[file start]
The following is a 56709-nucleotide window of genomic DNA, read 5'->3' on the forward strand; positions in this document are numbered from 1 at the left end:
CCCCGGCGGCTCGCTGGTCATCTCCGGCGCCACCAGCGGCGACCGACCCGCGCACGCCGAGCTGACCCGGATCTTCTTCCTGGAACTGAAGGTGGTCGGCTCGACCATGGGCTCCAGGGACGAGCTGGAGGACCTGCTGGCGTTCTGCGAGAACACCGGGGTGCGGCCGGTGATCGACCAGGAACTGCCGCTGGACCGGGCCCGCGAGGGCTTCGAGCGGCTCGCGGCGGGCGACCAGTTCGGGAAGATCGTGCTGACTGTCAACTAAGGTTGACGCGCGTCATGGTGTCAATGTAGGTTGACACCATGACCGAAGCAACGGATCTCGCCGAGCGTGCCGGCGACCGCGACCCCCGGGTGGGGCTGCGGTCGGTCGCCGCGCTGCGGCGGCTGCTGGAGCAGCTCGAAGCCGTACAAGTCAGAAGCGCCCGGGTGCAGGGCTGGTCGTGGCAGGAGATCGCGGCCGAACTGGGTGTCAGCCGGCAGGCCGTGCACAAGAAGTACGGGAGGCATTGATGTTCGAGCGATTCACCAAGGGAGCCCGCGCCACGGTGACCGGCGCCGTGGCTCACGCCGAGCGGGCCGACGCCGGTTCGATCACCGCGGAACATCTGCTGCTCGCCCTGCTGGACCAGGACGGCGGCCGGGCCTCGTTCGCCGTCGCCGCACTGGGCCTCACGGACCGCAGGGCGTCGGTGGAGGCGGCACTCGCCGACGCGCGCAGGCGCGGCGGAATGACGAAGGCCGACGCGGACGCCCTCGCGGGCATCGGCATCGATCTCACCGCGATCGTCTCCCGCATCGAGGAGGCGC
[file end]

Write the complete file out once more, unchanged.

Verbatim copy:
The following is a 56709-nucleotide window of genomic DNA, read 5'->3' on the forward strand; positions in this document are numbered from 1 at the left end:
CCCCGGCGGCTCGCTGGTCATCTCCGGCGCCACCAGCGGCGACCGACCCGCGCACGCCGAGCTGACCCGGATCTTCTTCCTGGAACTGAAGGTGGTCGGCTCGACCATGGGCTCCAGGGACGAGCTGGAGGACCTGCTGGCGTTCTGCGAGAACACCGGGGTGCGGCCGGTGATCGACCAGGAACTGCCGCTGGACCGGGCCCGCGAGGGCTTCGAGCGGCTCGCGGCGGGCGACCAGTTCGGGAAGATCGTGCTGACTGTCAACTAAGGTTGACGCGCGTCATGGTGTCAATGTAGGTTGACACCATGACCGAAGCAACGGATCTCGCCGAGCGTGCCGGCGACCGCGACCCCCGGGTGGGGCTGCGGTCGGTCGCCGCGCTGCGGCGGCTGCTGGAGCAGCTCGAAGCCGTACAAGTCAGAAGCGCCCGGGTGCAGGGCTGGTCGTGGCAGGAGATCGCGGCCGAACTGGGTGTCAGCCGGCAGGCCGTGCACAAGAAGTACGGGAGGCATTGATGTTCGAGCGATTCACCAAGGGAGCCCGCGCCACGGTGACCGGCGCCGTGGCTCACGCCGAGCGGGCCGACGCCGGTTCGATCACCGCGGAACATCTGCTGCTCGCCCTGCTGGACCAGGACGGCGGCCGGGCCTCGTTCGCCGTCGCCGCACTGGGCCTCACGGACCGCAGGGCGTCGGTGGAGGCGGCACTCGCCGACGCGCGCAGGCGCGGCGGAATGACGAAGGCCGACGCGGACGCCCTCGCGGGCATCGGCATCGATCTCACCGCGATCGTCTCCCGCATCGAGGAGGCGC